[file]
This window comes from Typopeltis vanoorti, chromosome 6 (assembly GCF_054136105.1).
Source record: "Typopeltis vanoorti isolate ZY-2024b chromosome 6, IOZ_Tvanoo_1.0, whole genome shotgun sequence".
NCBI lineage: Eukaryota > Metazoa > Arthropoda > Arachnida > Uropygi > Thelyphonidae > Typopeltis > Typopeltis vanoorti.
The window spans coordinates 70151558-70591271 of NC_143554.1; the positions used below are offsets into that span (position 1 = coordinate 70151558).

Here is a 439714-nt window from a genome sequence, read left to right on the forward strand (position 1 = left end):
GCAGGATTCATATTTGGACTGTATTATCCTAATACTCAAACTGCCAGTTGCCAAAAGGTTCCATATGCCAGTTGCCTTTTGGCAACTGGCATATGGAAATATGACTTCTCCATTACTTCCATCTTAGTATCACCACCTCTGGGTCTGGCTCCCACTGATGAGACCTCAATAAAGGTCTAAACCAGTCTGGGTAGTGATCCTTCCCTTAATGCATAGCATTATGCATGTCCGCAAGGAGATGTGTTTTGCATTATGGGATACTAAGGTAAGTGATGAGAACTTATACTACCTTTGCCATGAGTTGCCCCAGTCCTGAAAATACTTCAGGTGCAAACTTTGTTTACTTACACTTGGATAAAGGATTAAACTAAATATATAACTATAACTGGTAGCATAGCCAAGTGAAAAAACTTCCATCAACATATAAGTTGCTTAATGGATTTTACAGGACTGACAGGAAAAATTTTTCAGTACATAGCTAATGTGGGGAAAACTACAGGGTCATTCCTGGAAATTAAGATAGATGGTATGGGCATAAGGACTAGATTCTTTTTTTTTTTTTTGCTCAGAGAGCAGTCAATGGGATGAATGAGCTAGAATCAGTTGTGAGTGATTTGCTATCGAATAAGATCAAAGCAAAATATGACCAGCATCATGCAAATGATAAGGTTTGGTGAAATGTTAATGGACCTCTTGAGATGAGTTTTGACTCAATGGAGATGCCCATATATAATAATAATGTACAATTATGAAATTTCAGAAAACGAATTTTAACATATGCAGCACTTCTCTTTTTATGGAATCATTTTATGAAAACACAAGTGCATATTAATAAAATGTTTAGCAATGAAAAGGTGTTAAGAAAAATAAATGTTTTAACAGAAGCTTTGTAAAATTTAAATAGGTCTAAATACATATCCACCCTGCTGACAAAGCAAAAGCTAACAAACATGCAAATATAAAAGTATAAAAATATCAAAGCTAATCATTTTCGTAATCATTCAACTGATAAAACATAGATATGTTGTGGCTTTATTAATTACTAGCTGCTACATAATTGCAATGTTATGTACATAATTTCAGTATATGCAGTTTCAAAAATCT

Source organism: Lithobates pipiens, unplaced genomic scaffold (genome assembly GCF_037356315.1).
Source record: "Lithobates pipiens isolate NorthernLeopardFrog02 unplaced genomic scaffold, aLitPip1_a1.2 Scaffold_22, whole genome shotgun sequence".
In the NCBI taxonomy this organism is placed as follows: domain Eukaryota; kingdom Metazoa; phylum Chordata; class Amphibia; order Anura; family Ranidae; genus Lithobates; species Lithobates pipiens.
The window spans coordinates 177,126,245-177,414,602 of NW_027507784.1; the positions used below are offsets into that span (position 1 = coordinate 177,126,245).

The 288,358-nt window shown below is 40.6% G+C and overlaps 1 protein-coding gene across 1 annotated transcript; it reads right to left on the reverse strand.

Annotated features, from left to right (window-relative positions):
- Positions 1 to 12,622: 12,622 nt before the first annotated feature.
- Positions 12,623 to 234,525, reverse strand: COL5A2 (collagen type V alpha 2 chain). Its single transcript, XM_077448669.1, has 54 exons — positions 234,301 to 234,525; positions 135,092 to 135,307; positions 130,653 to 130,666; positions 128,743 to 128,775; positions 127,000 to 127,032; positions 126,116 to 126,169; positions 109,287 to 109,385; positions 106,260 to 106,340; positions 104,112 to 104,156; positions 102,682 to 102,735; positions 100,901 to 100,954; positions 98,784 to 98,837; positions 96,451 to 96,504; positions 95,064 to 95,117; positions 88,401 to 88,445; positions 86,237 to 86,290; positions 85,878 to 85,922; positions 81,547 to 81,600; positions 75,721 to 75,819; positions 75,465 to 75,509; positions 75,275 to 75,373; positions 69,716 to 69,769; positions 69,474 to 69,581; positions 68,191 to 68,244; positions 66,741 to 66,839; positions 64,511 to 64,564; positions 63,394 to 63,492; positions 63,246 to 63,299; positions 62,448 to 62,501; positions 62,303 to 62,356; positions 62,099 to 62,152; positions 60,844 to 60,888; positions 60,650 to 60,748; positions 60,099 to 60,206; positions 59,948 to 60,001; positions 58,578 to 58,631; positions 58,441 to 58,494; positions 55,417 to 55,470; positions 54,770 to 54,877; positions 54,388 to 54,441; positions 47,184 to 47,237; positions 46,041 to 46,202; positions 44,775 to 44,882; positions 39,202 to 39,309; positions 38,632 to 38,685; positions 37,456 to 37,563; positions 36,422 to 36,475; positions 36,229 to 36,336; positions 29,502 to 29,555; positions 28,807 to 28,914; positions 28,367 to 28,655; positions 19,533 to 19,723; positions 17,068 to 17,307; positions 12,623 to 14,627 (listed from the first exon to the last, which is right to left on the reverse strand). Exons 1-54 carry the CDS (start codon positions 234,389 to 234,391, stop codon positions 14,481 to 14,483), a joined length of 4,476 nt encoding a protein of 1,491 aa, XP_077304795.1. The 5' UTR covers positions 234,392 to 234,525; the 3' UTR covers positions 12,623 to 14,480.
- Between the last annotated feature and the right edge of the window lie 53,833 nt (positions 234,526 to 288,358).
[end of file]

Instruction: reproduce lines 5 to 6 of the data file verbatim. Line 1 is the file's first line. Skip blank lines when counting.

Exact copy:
Here is a 439714-nt window from a genome sequence, read left to right on the forward strand (position 1 = left end):
GCAGGATTCATATTTGGACTGTATTATCCTAATACTCAAACTGCCAGTTGCCAAAAGGTTCCATATGCCAGTTGCCTTTTGGCAACTGGCATATGGAAATATGACTTCTCCATTACTTCCATCTTAGTATCACCACCTCTGGGTCTGGCTCCCACTGATGAGACCTCAATAAAGGTCTAAACCAGTCTGGGTAGTGATCCTTCCCTTAATGCATAGCATTATGCATGTCCGCAAGGAGATGTGTTTTGCATTATGGGATACTAAGGTAAGTGATGAGAACTTATACTACCTTTGCCATGAGTTGCCCCAGTCCTGAAAATACTTCAGGTGCAAACTTTGTTTACTTACACTTGGATAAAGGATTAAACTAAATATATAACTATAACTGGTAGCATAGCCAAGTGAAAAAACTTCCATCAACATATAAGTTGCTTAATGGATTTTACAGGACTGACAGGAAAAATTTTTCAGTACATAGCTAATGTGGGGAAAACTACAGGGTCATTCCTGGAAATTAAGATAGATGGTATGGGCATAAGGACTAGATTCTTTTTTTTTTTTTTGCTCAGAGAGCAGTCAATGGGATGAATGAGCTAGAATCAGTTGTGAGTGATTTGCTATCGAATAAGATCAAAGCAAAATATGACCAGCATCATGCAAATGATAAGGTTTGGTGAAATGTTAATGGACCTCTTGAGATGAGTTTTGACTCAATGGAGATGCCCATATATAATAATAATGTACAATTATGAAATTTCAGAAAACGAATTTTAACATATGCAGCACTTCTCTTTTTATGGAATCATTTTATGAAAACACAAGTGCATATTAATAAAATGTTTAGCAATGAAAAGGTGTTAAGAAAAATAAATGTTTTAACAGAAGCTTTGTAAAATTTAAATAGGTCTAAATACATATCCACCCTGCTGACAAAGCAAAAGCTAACAAACATGCAAATATAAAAGTATAAAAATATCAAAGCTAATCATTTTCGTAATCATTCAACTGATAAAACATAGATATGTTGTGGCTTTATTAATTACTAGCTGCTACATAATTGCAATGTTATGTACATAATTTCAGTATATGCAGTTTCAAAAATCT